June 23, 2018
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Speech and Consequences

Two interesting — but disparate — events this month highlight the complexity and confusion surrounding the simple notion of freedom of speech. Courts have upheld broad spectrums of actions as free speech — including lying about one’s military service in a ruling this week. But, many are quick to forget that while they are free to say things that are offensive or untrue, they are not protected from the consequences of those utterances.

So, when controversial talk show host Laura Schlessinger — known as Dr. Laura — said recently that she had to quit her radio show to get her First Amendment rights back, she is confused.

Advertisers and radio stations are telling her to tone down her rhetoric because of the financial consequences they face. Stations don’t want to lose advertising and advertisers don’t want to lose customers because of some of the things Dr. Laura says. The conservative commentator basically confirmed this when she said she tired of threats from advertisers and stations because of what she said.

This is an issue of economics, not free speech. She is free to say what she wants as long as she — and her employers — are willing to bear the consequences.

The latest controversy came after Dr. Laura used the N-word with a black caller — in fairness, she asked why it was OK for blacks to use it, but not others — and then told the woman that if she was so offended, she shouldn’t have married “out of her race.” General Motors and Motel 6 pulled their sponsorships after the Aug. 10 show.

Over the decades, the U.S. Supreme Court has ruled that spending money to back candidates and campaigns is an exercise of free speech as is publishing pornography and inflammatory pamphlets.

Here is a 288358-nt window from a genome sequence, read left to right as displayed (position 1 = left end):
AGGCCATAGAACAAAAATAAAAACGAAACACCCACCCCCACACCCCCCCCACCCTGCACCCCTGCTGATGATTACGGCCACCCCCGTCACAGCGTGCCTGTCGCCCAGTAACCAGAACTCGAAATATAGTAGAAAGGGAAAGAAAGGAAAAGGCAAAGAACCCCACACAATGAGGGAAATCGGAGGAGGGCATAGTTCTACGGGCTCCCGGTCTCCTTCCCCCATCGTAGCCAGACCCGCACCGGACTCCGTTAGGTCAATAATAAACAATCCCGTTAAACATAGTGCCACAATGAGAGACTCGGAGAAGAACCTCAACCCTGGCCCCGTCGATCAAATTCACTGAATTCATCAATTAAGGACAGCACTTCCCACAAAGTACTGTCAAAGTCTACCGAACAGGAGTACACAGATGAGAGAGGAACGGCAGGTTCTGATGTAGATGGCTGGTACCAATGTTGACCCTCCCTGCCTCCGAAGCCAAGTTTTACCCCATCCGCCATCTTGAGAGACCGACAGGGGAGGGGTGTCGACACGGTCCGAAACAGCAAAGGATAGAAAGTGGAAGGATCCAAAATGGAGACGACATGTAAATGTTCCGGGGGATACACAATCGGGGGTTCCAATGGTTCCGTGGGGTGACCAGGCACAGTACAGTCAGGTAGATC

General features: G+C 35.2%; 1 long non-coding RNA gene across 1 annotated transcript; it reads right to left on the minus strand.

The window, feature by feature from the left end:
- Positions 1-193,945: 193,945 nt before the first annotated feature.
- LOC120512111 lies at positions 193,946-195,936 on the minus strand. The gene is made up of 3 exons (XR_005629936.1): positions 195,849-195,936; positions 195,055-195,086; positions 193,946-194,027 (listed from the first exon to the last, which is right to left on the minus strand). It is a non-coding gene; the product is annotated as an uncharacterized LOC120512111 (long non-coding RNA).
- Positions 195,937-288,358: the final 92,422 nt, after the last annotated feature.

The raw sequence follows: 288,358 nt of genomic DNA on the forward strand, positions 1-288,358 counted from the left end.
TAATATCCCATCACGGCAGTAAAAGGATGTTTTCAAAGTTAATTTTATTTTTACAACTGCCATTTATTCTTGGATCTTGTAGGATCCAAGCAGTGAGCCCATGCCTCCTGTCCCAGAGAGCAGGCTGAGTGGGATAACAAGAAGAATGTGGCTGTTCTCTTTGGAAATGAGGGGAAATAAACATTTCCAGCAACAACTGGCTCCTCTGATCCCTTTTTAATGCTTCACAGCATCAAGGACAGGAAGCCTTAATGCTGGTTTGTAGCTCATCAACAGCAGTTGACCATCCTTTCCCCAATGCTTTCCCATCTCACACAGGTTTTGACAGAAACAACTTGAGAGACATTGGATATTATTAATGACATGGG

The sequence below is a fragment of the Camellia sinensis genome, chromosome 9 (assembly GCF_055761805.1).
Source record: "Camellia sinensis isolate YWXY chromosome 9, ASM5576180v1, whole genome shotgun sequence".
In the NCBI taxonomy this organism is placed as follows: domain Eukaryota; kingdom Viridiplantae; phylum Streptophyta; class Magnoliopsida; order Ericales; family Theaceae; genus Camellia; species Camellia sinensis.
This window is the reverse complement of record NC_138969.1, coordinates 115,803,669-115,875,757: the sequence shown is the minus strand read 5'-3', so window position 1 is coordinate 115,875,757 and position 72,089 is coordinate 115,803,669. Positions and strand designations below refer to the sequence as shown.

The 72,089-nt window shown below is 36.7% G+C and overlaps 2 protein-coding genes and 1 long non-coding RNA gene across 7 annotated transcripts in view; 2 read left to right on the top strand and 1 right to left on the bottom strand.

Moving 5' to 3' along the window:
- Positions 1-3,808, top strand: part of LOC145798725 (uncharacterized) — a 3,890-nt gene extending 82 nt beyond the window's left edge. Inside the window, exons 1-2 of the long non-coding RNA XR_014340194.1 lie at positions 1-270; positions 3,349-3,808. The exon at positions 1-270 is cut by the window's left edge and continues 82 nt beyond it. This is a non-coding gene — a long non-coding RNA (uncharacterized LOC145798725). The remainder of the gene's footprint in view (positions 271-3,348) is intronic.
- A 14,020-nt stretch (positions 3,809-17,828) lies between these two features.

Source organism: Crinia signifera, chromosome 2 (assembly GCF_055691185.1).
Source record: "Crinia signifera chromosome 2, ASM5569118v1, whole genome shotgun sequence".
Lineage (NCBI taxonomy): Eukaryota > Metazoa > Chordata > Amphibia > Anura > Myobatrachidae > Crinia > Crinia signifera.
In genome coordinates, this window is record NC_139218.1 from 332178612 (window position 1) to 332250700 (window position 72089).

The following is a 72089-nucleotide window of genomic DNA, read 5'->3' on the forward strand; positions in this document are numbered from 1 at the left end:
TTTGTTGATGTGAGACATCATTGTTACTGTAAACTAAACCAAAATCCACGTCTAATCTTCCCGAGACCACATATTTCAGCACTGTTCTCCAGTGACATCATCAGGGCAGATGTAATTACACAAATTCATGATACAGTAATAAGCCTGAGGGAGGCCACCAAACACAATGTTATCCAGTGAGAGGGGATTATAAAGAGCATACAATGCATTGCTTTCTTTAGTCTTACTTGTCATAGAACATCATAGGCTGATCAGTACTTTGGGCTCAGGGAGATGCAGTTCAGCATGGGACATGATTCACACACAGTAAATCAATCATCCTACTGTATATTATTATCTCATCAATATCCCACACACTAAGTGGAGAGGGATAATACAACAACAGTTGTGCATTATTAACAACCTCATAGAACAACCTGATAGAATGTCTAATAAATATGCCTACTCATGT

Earlier this month, a panel of the 9th Circuit Court of Appeals ruled, by a vote of 2-1, that lying is protected by the First Amendment and, therefore, a federal law outlawing false claims of military honors is unconstitutional.

The case involved Xavier Alvarez, who claimed he was the recipient of a Congressional Medal of Honor.

“We have no doubt that society would be better off if Alvarez would stop spreading worthless, ridiculous, and offensive untruths,” the majority opinion read. “But, given our historical skepticism of permitting the government to police the line between truth and falsity, and between valuable speech and drivel, we presumptively protect all speech, including false statements, in order that clearly protected speech may flower in the shelter of the First Amendment.”

The court noted that Mr. Alvarez and others have been ridiculed when the falsity of their military claims was revealed.

In other words, Mr. Alvarez had a right to lie, but he had to endure the consequences.

Likewise, for Dr. Laura — say what you want, but be prepared for what happens next.

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